I agree with lucubratix's points.  If your girl has a distinctly Spanish surname, that will help a lot, and also that very occasionally someone won't ever get it right and if that really bothers you go with Natalie.  Also, have you considered the spelling Célia?  That will help prompt the pronounciation you want, and distinguish it from the English one.  The accent is super easy to do if you go into your computer settings and switch keyboard from US-standard to US-international.  ;)  I just looked up the name online - okay according to one website which may or may not be reputable, no accent on Spanish Celia, but accent IS there in French, Catalan, and Portuguese.  I think the accent would be a very good prompt.  My own daughter's name has an accent and it's not a big deal actually.

All that said, if the anglo pronounciation will really annoy you, I would avoid simply because it will come up a lot.  But normally one or two corrections and people will get it.  Example: I know a little Indian-American girl named Ava, which is coincidentally also a Parsi name and pronounced to rhyme with lava.  Parents liked that it's a traditional name in both their own heritage and in USA.  They call her by the Indian pronounciation.  Everyone gets it wrong the first time or two, but then quickly gets the jist of it. 

6
September 21, 2018 1:14 PM

I agree super a lot about the preference for Celia versus Natalie, too. I love Celia, with either pronunciation.

But you're right that people will not be able to avoid mixing in the Anglo pronunciation in most English-speaking context. I once, briefly, had a coworker on sabbatical from Spain and she was Celia, and she definitely called SAY-lee-ah and SEEL-yah pretty interchangably by people. I don't actually remember her surname with certainty, but I know it was double barrelled and at least one part of it was obviously Spanish. 

In the US diacritical marks get stripped out everywhere, for what it's worth.

7
September 21, 2018 7:20 AM

I prefer Celia in that it's not as common as Natalie (I know a lot of Natalies - between toddler and 50).  However, I'm Aussie and the default pronunciation here is seel-yah.  You'd have a hard time getting the Spanish pronunciation without correction as there isn't a huge Spanish speaking population. With correction most people would probably get it, but if you don't like local pronuncation it's probably not the best choice. I think in the US you have a much better chance of getting your preferred pronunciation and as others have pointed out your surname is a big clue!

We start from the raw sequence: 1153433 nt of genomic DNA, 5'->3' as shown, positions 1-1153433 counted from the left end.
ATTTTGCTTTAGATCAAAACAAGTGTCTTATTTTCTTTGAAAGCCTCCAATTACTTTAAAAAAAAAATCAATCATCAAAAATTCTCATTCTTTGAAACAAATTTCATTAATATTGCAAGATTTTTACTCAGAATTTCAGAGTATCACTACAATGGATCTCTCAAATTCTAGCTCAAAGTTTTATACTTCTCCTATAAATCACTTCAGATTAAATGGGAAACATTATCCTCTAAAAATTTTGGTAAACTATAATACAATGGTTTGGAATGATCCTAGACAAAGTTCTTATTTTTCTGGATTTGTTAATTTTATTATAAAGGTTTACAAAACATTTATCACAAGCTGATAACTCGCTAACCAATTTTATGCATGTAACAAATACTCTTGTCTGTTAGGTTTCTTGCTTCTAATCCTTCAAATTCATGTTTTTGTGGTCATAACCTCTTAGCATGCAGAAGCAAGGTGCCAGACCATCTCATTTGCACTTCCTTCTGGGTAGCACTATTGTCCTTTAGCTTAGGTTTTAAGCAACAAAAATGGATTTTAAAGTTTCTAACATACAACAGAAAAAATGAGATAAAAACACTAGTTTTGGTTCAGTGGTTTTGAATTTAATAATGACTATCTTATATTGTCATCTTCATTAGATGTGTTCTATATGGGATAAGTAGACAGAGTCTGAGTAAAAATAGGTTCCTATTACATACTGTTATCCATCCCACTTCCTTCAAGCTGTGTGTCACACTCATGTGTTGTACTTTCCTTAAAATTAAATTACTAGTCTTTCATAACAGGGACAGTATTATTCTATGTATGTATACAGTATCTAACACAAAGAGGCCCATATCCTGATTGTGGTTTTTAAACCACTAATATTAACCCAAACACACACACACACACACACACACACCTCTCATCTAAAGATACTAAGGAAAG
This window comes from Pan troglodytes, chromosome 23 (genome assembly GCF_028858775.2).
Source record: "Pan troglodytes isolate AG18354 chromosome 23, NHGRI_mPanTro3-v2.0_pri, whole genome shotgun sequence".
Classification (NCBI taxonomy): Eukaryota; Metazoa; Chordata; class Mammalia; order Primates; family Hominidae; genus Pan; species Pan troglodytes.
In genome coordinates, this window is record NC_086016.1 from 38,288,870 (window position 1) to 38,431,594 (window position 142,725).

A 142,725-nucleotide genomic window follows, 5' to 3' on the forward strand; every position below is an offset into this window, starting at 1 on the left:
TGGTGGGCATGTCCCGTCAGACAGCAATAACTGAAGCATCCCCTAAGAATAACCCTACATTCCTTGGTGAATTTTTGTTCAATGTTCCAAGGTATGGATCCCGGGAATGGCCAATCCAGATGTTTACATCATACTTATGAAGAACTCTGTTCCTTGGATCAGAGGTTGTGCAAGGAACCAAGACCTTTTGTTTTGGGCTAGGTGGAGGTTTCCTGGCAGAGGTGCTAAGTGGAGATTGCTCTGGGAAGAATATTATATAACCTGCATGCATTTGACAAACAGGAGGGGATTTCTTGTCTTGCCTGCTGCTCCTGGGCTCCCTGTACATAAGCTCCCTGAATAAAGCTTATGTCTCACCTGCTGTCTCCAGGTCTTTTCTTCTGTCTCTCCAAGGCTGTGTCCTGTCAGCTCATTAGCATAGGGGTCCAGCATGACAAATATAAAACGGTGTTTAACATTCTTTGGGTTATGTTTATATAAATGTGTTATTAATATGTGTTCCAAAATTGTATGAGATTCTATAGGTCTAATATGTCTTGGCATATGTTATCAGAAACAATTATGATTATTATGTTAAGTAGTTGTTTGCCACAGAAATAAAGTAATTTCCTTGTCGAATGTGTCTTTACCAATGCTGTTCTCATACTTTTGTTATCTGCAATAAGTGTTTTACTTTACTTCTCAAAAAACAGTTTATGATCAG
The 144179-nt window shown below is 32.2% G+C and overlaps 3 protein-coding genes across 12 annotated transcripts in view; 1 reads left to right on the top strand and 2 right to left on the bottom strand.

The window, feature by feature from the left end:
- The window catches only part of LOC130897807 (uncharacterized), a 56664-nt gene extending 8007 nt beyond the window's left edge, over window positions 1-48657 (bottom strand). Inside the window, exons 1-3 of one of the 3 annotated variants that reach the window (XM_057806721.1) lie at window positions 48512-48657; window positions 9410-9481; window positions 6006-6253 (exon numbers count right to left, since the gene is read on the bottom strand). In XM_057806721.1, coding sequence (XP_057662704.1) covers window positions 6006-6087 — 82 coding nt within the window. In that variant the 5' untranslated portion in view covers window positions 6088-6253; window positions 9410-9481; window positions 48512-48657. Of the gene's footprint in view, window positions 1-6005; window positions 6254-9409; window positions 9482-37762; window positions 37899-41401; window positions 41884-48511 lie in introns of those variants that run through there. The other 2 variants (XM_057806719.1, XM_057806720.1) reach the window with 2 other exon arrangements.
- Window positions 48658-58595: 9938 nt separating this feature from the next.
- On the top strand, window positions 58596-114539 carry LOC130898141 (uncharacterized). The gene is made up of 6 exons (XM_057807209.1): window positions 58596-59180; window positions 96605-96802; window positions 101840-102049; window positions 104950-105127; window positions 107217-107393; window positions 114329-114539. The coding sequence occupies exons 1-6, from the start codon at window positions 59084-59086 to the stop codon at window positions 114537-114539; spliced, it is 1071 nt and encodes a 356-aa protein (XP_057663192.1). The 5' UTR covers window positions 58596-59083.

8
September 21, 2018 5:39 PM

Yes, I agree with this. I would have had no idea that Celia in Spanish is Say-lee-uh (although I know that Celie in French is Say-lee). I can imagine that a Celia going through school here would always be called See-lee-uh. But if Spanish is commonly spoken in your community, it might not be a problem.

9
September 21, 2018 3:21 PM

I have never loved the Ce- names (Celia, Cecelia, etc) but I realize now that it's the 'See' sound that's unappealing to me Celia your way is beautiful. It will require frequent explanation. My last name sounds nothing like it is spelled, but it hasn't ruined my life. I even decided to keep it when I got married. So it's really not the end of the world. I think Cellia is prettier and more romantic than Natalie, which has a hard sound to me. 

10
September 24, 2018 9:31 PM

Celia is beautiful and I think it sounds great with your last name! I personally have a Z3lia and love her name :) Natalie is a perfectly good name, but perhaps less fitting with your heritage. Your call!

11
September 24, 2018 10:46 PM

One of my favs but pronounced see lia. I also love camille, camilla, and kamilla.